Marine microorganisms
Several groups of single-celled planktonic organisms, all of which are common in the oceans today, were greatly affected by the PETM. Dinoflagellates are primitive microorganisms that have characteristics of both plant and animal cells. They are typically 0.02–0.15 millimetres in diameter, and they propel themselves through the oceans using whip-like protuberances called flagella (dinoflagellate means ‘whirling whip’). Some species form protective capsules called resting cysts, in which the organism remains dormant throughout the winter. It is these cysts that are preserved and form the dinoflagellate fossil record. Within this group, the genus Apectodinium  became globally dominant during the PETM, and expanded its range from the warm subtropics to cover most of the globe. This may have been because the warmer high latitudes during this interval allowed Apectodinium to spread farther away from the equator, or it might have been the result of increased nutrient influxes into the oceans.
Coccolithophores are smaller than dinoflagellates, and range in size from 0.00025 to 0.03 mm. They are covered in tiny plates of calcium carbonate called coccoliths, which fall to the sea floor when the organism dies. Coccoliths can accumulate in such abundance as to form rocks in their own right, and they are the main constituent of chalk, which forms the White Cliffs of Dover. Several species of coccolithophore went extinct during the PETM, and a number of new species appeared.
Foraminifera are widespread and abundant in the modern oceans, and inhabit both the surface waters and the sea floor. Planktonic foraminifera are typically less than 0.1 mm in diameter. These forms diversified during the PETM, with several new species appearing in this interval. However, foraminifera that lived on the sea floor (benthic forms) suffered a major extinction event, with 30–50% of species going extinct during the PETM. This was probably the result of rapid warming of the ocean-bottom waters, and an associated decline in the concentration of dissolved oxygen there.
Mammals underwent profound evolutionary and biogeographic changes at the Paleocene–Eocene boundary. Three groups that incorporate many modern mammal species appeared suddenly at this time: Artiodactyla, which includes deer, camels and cows; Perissodactyla, which includes horses and rhinoceroses; and Primates, which includes monkeys, gorillas and humans. These groups probably originated in Asia and then rapidly dispersed to Europe and North America, all within the space of a few thousand years. It seems likely that movement between continents occurred over high-latitude land bridges (such as Greenland or the currently submerged land bridge under the Bering Strait), which only became warm enough to access during the PETM. A number of more ancient Paleocene mammals also went extinct at this time.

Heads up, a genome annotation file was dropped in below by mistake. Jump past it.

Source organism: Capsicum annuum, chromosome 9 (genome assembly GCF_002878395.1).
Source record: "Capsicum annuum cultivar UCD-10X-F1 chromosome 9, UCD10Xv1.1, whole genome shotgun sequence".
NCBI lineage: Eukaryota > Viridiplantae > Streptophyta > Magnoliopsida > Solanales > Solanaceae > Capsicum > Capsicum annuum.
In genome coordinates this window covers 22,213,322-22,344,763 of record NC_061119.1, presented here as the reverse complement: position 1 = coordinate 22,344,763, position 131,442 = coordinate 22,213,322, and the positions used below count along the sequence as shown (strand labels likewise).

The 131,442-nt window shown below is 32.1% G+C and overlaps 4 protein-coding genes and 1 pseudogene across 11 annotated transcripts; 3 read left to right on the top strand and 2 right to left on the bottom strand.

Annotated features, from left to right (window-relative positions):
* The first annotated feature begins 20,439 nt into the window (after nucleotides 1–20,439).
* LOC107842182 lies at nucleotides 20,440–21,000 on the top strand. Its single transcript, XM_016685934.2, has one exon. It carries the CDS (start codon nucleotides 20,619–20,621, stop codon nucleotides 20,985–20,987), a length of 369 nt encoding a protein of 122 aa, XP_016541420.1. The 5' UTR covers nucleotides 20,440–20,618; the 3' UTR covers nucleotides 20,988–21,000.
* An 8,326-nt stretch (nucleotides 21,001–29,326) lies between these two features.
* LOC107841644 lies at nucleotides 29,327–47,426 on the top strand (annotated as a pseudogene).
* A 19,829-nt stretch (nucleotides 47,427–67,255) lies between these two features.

The best-known record of mammalian evolution throughout this interval, and indeed for much of the Cenozoic, comes from the Western Interior of North America. In the Bighorn and Clarks Fork basins of Wyoming , sediments that were deposited on ancient flood plains record in great detail environmental change across the PETM. Mammal fossils recovered from this interval not only show the rapid first appearances of the artiodactyls, perissodactyls and primates in this region, but also demonstrate that some types of mammal became smaller during the PETM. Fossils of the now-extinct ground-dwelling herbivores Ectocion and Copecion from the PETM interval are reconstructed as approximately half the weight of those before and after it, and several other mammal groups that survived the PETM show the same pattern. The earliest members of the artiodactyls, perissodactyls and primates were also much smaller than their immediate descendants. Elevated atmospheric carbon dioxide concentrations have been shown in laboratory experiments to reduce leaf digestibility and nutritional value for herbivores, which results in slower growth rates. The higher concentration of atmospheric greenhouse gases during the PETM therefore seems like a better explanation for mammalian dwarfing than the increase in temperature itself.


The Arctic looked like this 56 million years ago – modern Baldcypress Swamp in Louisiana. Photo by Jan Kronsell CC BY-SA 3.0

Plants are rarely fossilized whole, and most of our information on the floral response to the PETM comes from fossil leaves and pollen. The detailed record from the Bighorn Basin in Wyoming shows that several new species migrated into this region during the PETM, both from Europe and from southern North America. Warming of the higher latitudes during the PETM facilitated these migrations, by allowing plant species adapted to warmer climates to expand their ranges past the hotter low latitudes. High-latitude land bridges between Europe and North America would have become usable, and as with the mammals, some European plants spread into North America.